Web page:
The phenomenal sale of 7,000 villas at the Jumeirah Village project in 24 hours last week has implications for the whole Dubai property market. What does this mean? And is it a good or bad thing for the market?
To say the Dubai real estate market is hot may be an understatement judging from last week's sale of 7,000 upscale villas on Nakheel's new Jumeirah Village project in the Emirates Hills district. The previous record was 2,000 villas sold in three days on The Palm Jumeirah.
However, other developers have also sold out projects quickly in recent weeks. Emaar Properties has sold several apartment blocks in The Greens, also in the Emirates Hills, and a release in the Arabian Ranches was snapped up.
High demand for property is a reflection of confidence in the future of Dubai, and newly launched mega-projects such as the Dubai International Financial Centre and the Burj Dubai. But there are two other lessons that can be drawn.
First, property is being sold too cheaply. This is the same as a bargain in a local supermarket. Suddenly queues appear from nowhere, and if the sale is announced in advanced some brave souls will spend the whole night waiting for the doors to open.
In a market economy, cost will rise to match demand. And in the Dubai re-sale market the market is working, raising prices and adjusting to the ebb and flow of the buying public's consumption.
It is more difficult for developers in a two-year old freehold property market. How do they set the right price to shift the latest inventory without being left with empty houses? This is clearly a matter of trial and error, and recent experience would tend to suggest real estate prices could be moved upwards for the next releases.
Secondly, the rush to buy reflects the manner of the sales, and in particular the ability to buy on the margin with a 20% deposit while then being able to re-sell a full title. Thus a modest rise in real estate prices offers a big return on the actual capital employed.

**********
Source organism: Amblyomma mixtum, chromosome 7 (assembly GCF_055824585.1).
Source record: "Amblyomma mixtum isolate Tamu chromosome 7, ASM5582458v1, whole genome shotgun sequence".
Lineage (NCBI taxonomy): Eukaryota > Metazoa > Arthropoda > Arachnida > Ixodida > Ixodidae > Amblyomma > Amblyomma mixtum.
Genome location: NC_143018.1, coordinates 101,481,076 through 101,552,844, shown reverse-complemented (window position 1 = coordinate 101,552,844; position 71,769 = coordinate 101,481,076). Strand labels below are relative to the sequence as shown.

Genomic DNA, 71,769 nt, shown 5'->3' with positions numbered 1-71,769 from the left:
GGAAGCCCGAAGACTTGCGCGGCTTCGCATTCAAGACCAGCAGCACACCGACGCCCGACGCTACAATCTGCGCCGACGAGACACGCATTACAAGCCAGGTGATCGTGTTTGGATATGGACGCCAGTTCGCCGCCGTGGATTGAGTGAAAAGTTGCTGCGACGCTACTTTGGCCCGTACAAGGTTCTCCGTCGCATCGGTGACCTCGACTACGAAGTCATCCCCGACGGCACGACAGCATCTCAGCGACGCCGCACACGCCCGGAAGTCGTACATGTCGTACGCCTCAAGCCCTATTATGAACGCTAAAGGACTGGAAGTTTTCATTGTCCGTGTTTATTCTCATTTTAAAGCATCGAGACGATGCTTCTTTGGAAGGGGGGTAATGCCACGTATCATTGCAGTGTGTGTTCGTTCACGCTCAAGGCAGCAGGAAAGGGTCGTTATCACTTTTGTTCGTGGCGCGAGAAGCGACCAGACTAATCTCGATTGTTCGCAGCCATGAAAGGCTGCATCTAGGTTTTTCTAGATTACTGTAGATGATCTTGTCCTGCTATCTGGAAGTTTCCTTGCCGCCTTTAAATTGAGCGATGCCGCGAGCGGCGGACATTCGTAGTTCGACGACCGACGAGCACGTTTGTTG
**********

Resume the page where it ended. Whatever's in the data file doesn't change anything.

This does not matter as long as prices keep on rising - indeed it promotes and enhances the boom in the real estate sector. The problem comes when the market suffers a setback, and the downward pressure on the market is greatly enhanced as speculators all try to close their positions at the same time.
Given the sudden rush to buy in Dubai over recent weeks, the developers might judge it prudent to increase the deposit required to buy off-plan. This would instantly reduce the profits that speculators can make on a quick re-sale by tying up more capital, and cut the number of units that they could afford to buy.
It is a tough call for the developers, but they are mainly Dubai Government controlled and have a longer term view than making a quick profit. They want to see real estate prices rising steadily but not excessively and a constant flow of capital into the sector to provide rental property at affordable levels.
Indeed, this is a fundamental source of stability in the Dubai property market. But that could just make the market look more of a win-win situation for investors and encourage further speculation.
So expect to see some changes in the Dubai property market as a result of the phenomenal sales off-plan of the past few weeks.